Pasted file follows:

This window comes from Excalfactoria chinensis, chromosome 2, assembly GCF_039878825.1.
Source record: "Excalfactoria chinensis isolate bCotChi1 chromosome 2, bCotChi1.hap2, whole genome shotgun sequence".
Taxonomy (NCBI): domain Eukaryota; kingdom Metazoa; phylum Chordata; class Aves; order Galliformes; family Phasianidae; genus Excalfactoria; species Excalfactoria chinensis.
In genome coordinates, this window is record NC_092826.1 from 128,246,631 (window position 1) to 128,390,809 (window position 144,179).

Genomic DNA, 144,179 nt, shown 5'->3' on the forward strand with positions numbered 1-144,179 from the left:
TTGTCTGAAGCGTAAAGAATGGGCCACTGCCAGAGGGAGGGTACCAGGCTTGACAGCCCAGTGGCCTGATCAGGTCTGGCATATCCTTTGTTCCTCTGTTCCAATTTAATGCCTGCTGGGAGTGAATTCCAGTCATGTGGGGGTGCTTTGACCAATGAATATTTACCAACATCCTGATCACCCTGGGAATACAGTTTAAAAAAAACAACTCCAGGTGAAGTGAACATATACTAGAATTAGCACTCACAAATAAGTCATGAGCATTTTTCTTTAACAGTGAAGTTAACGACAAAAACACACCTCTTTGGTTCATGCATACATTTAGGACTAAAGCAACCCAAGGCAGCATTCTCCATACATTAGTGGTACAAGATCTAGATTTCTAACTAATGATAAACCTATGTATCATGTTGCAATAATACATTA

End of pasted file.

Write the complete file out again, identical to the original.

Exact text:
This window comes from Excalfactoria chinensis, chromosome 2, assembly GCF_039878825.1.
Source record: "Excalfactoria chinensis isolate bCotChi1 chromosome 2, bCotChi1.hap2, whole genome shotgun sequence".
Taxonomy (NCBI): domain Eukaryota; kingdom Metazoa; phylum Chordata; class Aves; order Galliformes; family Phasianidae; genus Excalfactoria; species Excalfactoria chinensis.
In genome coordinates, this window is record NC_092826.1 from 128,246,631 (window position 1) to 128,390,809 (window position 144,179).

Genomic DNA, 144,179 nt, shown 5'->3' on the forward strand with positions numbered 1-144,179 from the left:
TTGTCTGAAGCGTAAAGAATGGGCCACTGCCAGAGGGAGGGTACCAGGCTTGACAGCCCAGTGGCCTGATCAGGTCTGGCATATCCTTTGTTCCTCTGTTCCAATTTAATGCCTGCTGGGAGTGAATTCCAGTCATGTGGGGGTGCTTTGACCAATGAATATTTACCAACATCCTGATCACCCTGGGAATACAGTTTAAAAAAAACAACTCCAGGTGAAGTGAACATATACTAGAATTAGCACTCACAAATAAGTCATGAGCATTTTTCTTTAACAGTGAAGTTAACGACAAAAACACACCTCTTTGGTTCATGCATACATTTAGGACTAAAGCAACCCAAGGCAGCATTCTCCATACATTAGTGGTACAAGATCTAGATTTCTAACTAATGATAAACCTATGTATCATGTTGCAATAATACATTA